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Mathematics Worksheet

Algebraic Fractions

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1. Simplification of Fractions You can simplify numerical fractions by doing the same thing to the top and bottom of the fraction. You can simplify algebraic fractions in the same way.
a)

12 6 2 2 = = 18 6 3 3

dividing top and bottom by 6 (or cancelling down).

b)

2ab 2 a b 2b dividing top and bottom by a . = = 3a 3 a 3 a a 1 dividing top and bottom by a . = = 3ab 3 a b 3b 2a + b cannot be simplified as there is no common factor in the numerator. 3a

c)

d)

To check an answer: the number test is a very useful way of checking whether your statement is incorrect. If you can find a numerical value which makes the statement incorrect, then the statement itself is incorrect. But be careful, finding numerical values which make the statement correct, does not prove it is correct. 2a + b 2 + b = then putting a = 2 , b = 1 we 3a 3 2a + b 4 + 1 5 2 + b 2 +1 2a + b 2 + b = = and = = 1 so = get is incorrect. 3a 6 6 3 3 3a 3 For instance if you are tempted to write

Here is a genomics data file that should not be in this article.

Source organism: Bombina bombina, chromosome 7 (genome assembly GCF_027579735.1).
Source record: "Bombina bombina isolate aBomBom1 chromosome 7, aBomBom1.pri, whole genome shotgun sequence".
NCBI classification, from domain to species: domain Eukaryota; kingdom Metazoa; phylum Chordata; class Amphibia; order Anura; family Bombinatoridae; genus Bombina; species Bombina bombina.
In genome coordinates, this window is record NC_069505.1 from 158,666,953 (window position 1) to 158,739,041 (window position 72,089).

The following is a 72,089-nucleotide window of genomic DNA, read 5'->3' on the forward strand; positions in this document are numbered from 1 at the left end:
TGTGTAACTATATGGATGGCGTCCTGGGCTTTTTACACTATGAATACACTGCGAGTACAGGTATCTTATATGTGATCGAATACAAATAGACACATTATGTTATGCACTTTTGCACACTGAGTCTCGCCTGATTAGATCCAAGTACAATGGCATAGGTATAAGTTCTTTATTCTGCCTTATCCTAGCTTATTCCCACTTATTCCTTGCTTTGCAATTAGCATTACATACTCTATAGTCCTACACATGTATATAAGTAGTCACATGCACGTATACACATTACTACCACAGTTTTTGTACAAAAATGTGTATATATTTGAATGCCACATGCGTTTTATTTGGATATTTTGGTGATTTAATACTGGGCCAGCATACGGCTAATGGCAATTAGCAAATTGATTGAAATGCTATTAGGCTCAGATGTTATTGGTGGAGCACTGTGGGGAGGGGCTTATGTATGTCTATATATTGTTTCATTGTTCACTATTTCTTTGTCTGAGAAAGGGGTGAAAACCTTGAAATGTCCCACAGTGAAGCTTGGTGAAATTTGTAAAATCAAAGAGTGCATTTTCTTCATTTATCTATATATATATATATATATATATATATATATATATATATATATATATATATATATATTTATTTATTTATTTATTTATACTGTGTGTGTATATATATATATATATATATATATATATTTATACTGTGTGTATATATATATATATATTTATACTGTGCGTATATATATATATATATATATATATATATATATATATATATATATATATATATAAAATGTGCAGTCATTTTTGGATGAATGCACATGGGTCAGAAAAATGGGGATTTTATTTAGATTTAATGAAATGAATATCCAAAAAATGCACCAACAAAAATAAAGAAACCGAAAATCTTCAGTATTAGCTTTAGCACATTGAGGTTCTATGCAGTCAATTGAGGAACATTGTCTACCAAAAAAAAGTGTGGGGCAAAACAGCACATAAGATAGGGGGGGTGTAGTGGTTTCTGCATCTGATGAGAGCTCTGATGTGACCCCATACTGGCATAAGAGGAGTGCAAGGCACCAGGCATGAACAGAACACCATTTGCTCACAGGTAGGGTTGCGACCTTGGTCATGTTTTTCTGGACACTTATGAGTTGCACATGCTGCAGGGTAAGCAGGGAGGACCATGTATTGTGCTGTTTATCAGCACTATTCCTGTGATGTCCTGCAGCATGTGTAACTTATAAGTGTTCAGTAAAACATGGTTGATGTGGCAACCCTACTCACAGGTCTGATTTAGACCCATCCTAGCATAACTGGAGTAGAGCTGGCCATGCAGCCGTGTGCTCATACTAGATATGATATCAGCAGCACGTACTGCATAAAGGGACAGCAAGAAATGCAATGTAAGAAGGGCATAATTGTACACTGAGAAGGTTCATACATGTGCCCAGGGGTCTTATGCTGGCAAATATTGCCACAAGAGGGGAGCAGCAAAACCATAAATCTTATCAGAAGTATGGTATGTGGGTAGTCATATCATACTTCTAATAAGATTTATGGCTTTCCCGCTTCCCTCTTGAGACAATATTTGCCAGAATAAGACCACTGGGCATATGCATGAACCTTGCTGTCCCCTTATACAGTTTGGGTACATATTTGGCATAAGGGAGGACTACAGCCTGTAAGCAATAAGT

e)

2ab 2c 2 a b b c 2bc dividing top and bottom by ab . = = 3ab 3 a b 3 21a3b 2 14ab 2 = 3 7 a a a b b 3a 2 dividing top and bottom by 7ab 2 . = 27 abb 2

f)

g)

2a + 5b cannot be simplified - no common factor in top and bottom. 2ab 2 + 4b 2 (1 + 2b ) 1 + 2b dividing top and bottom by 2. = = 6b 6b 3b 2a + 4ab 2a(1 + 2b ) 2a = = dividing top and bottom by (1 + 2b ) . 3 + 6b 3(1 + 2b ) 3

h)

i)